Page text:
Mstation Pop etc Commentary, Reviews Valid RSS pre Dec 04 reviews are here

Thu, 01 Jun 2006

A new format: June 06

Our pop/dance reviews section is changing format. From now on, although there will be some specific reviews, mostly there will be a running commentary with various acts mentioned ... or maybe none at all! And maybe some months we won't say anything at all because some months, despite the histerical wheezings of the pros in this line of things, there really isn't anything worth commenting on, or where there is, it's better covered in an interview or in our music news section.

And if you'd like to have your say here - saying, for instance, how we've completely missed the joys of some genre or other, just contact us.

So, without further ado we or rather, I, will launch into this month's edition. As always, there's interesting stuff around the edges. The Knife are a Swedish club act with a penchant for dark menacing getups and some interesting sounds. We have an interview coming up with them. This month there is a podcast talk with Allan from Low which amongst other things explains where their website domain name came from. Trivia collectors need this information! Low are a good example of people who are a little off the beaten track (in terms of genres du jour) who've managed to keep going and loose their day jobs along the way. Their rich slowhandedness of guitar and voice have actually acted as an inspiration to some other people. The next Low album is expected next year. They're on Sub Pop now.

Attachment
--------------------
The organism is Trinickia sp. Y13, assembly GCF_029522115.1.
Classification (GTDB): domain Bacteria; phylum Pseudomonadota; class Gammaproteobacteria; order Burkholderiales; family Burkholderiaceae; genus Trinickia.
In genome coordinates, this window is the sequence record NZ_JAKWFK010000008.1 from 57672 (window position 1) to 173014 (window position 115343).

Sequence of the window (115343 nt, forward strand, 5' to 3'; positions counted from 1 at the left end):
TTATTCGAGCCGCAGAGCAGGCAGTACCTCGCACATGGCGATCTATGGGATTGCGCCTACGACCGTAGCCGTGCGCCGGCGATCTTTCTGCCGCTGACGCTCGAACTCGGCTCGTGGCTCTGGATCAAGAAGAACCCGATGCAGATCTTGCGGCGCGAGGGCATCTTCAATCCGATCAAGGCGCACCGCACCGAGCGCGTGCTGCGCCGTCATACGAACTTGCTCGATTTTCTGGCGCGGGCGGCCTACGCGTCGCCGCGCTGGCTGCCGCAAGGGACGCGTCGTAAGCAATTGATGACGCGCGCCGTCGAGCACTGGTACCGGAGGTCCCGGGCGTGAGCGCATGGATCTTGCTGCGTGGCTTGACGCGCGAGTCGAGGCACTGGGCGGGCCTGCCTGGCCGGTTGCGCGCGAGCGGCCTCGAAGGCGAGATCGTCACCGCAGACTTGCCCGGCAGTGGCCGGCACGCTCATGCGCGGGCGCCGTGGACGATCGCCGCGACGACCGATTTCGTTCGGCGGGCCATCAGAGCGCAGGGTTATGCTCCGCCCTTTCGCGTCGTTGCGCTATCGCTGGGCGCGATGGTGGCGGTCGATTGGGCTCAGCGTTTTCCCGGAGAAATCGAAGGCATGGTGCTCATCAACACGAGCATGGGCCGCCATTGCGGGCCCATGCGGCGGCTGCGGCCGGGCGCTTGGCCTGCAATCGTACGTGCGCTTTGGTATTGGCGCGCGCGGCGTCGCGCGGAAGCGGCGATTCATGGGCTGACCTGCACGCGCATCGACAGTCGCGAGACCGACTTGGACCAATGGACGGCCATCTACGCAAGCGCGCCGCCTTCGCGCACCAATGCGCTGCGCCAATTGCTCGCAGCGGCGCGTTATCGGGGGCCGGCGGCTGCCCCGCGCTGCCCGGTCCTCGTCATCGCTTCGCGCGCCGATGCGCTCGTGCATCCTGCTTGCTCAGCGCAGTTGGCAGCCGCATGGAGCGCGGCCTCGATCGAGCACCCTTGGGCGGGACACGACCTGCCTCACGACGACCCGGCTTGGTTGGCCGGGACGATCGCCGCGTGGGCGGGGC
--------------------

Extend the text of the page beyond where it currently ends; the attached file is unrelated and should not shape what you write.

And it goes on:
Protokoll from Boston look like being interesting although talk of the "Boston Scene" by some people would seem to be a little over-inflated given some local comment that's already appeared in Mstation. But maybe things have changed in the last months.

The EarlyMan from Nonstop is a soul-tinged EP with some nice grooves, a sprinkling of hip-hop and a nice after-hours feeling in some of the tracks.

Louie Austin from Tirk brings us his old-line croonerisms over the top of funky now grooves and soul-like brass stabs. It's actually pretty cool stuff.

Coming along with guests Angie Stone, Estelle, and Stevie Wonder, Omar's LP, Sing (if you want it) from Ether Records is something you'd expect to have a soul thing going, and well it does. It's mostly for late, with slow grooves and tasteful phrasing.

This month also sees a re-release of The Triffids Born Sandy Devotional album plus the single Wide Open Road. Domino (Arctic Monkeys etc) is the label. The Triffids came from Perth, Australia in the mid-eighties and brought a lyrics rich, storytelling kind of nicely played and produced pop that had quite a few fans in its day. There are still plenty of people around who like this sort of well crafted stuff so it should find its way out of the shops quite easily. The big Aussie band at that time was Midnight Oil I think or were they a bit later?. The Triffids are their equal in general craft but the Oils are more exciting for me.

Some fun, dancey electro came along from a new label called Hypnote started by David Rothblatt in NY. The artist sent along was Wolfgang who is apparently a nice looking retro-robot. The tunes have a nice pop sensibility and will no doubt get a few feet moving over the next few months. Vocoder haters won't like it much. (Thunderfinger)

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